Learning to play piano or keyboard has many benefits that are well known and often written about.
Some of the more commonly highlighted benefits of learning to play piano include:
- Boosts self-esteem
- Increases self-discipline
- Provides a medium for self-expression
- Helps with learning at school
- Makes you smarter
- Gives you a life-long social and leisure skill
All of these are of course true. But perhaps the greatest benefit of all is one that is rarely if ever mentioned — the development of split concentration.
I first become aware of it in my younger days when I was a student learning to play Chopin’s first Nocturne in B flat minor.
What is unusual about this piece is that for every six or twelve notes played by the left hand, the right hand moves with freedom in patterns of seven, eleven, twenty, and twenty-two notes.
For students attempting to play the two hands together for the first time in a piece like this, it is simply not possible to slowly play with both hands step by step in the usual fashion until you have figured out which hand or hands play at which times.
In this piece, after learning each hand separately, one must enter a Zen-like state of “no mind” where each hand, though utterly different from the other, is able to play in perfect coordination.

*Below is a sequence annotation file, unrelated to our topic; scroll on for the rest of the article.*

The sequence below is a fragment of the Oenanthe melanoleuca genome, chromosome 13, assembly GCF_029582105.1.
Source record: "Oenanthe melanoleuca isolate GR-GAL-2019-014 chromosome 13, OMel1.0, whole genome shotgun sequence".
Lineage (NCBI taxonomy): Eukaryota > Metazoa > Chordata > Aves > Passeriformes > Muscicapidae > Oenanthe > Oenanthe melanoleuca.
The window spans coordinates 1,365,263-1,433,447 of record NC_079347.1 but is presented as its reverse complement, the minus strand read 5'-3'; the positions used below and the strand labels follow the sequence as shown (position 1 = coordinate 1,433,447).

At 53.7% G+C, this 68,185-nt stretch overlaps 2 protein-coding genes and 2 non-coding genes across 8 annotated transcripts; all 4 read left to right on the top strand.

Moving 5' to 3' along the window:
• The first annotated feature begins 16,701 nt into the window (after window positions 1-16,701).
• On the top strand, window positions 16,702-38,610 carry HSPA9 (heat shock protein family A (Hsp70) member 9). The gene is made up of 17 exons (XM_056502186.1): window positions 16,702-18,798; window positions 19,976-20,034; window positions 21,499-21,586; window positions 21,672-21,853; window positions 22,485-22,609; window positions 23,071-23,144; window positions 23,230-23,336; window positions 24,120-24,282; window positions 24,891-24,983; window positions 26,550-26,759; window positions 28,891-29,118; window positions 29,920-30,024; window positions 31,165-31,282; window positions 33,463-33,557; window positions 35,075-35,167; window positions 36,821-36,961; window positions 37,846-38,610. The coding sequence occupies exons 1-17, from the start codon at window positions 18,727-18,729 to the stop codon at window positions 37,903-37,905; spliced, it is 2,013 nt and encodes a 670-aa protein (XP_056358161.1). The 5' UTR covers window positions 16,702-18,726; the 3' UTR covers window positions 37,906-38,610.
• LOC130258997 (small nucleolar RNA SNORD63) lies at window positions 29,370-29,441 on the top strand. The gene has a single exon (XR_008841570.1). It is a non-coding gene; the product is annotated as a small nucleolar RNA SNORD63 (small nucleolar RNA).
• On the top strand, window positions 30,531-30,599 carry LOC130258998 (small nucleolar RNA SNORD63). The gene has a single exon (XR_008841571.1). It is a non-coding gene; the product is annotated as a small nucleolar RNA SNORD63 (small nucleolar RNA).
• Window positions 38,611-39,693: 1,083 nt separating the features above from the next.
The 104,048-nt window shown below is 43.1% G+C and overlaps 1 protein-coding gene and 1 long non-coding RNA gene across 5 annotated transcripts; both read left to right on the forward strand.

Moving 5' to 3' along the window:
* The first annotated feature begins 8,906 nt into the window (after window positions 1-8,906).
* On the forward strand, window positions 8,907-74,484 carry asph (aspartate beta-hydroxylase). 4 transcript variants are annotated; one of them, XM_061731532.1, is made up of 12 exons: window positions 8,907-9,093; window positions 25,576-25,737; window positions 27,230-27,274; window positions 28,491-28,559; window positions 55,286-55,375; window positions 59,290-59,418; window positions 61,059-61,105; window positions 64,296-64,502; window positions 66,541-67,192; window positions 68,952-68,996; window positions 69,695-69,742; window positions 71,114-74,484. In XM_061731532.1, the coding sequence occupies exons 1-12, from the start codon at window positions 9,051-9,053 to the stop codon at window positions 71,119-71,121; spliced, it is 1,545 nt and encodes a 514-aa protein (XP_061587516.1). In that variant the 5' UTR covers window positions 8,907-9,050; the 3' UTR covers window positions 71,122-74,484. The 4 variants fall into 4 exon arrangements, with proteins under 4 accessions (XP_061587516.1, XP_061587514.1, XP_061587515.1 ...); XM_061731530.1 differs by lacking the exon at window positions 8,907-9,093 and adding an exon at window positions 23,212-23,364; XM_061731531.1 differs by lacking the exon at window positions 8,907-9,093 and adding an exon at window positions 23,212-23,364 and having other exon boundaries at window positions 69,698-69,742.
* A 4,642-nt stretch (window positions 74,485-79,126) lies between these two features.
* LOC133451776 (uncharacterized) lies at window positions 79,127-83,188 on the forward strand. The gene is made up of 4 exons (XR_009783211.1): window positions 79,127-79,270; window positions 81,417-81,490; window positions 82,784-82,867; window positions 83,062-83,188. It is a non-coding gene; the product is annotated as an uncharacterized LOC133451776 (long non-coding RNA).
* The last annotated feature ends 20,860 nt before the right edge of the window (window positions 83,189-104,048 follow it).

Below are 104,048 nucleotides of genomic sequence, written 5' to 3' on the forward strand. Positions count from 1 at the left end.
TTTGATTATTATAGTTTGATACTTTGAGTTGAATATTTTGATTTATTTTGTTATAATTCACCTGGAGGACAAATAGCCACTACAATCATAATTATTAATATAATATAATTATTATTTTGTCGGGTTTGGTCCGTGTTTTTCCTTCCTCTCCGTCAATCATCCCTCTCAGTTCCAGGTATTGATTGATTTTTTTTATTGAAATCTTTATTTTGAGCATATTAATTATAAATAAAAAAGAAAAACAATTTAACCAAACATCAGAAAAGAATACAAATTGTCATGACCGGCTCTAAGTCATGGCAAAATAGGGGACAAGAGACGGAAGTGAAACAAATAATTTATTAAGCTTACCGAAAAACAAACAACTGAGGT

As a piano student and young composer, I was already fascinated with coordination challenges and achieving a higher state of awareness, so for me, the discovery of this aspect of Chopin’s music was a life-long blessing.
Even before one reaches this level of advancement, there are of course many other subtle ways that musicians, especially piano and keyboard players, begin to develop the ability of split concentration.
Ever wondered why some concert pianists appear to be concentrating so much when playing a seemingly simple passage of chords? This is, at least in part, because they are not only focusing on each chord, but on the multiple melodies within the sequence of chords.
Let’s say, each chord has four notes. In the pianist’s mind, they are thinking of each chord as though it has been orchestrated for a choir of Soprano, Alto, Tenor and Bass singers. They are shaping and following the melody line created by the bass notes (as if sung by a Bass singer) as much as the top (Soprano) melody. And at the same time, they are shaping the internal melody lines of the Alto and Tenor ‘voices’ within each chord. So they are not just playing chords, they are creating and shaping (in this example) four melodies simultaneously.
Another skill that learning to play piano (with the right teacher) can give you is the ability to simultaneously listen to the sound of your playing ‘close up’ (how someone in the front row of a concert hall hears it) and 'far away' (how someone in the back row of a concert hall hears it).
There are many other examples of ways in which learning to play piano will over time help you develop various forms of split concentration, both in terms of physical coordination and in terms of being able to listen to and for several things at once, and this in my view, is one of the most underrated benefits of learning to play piano.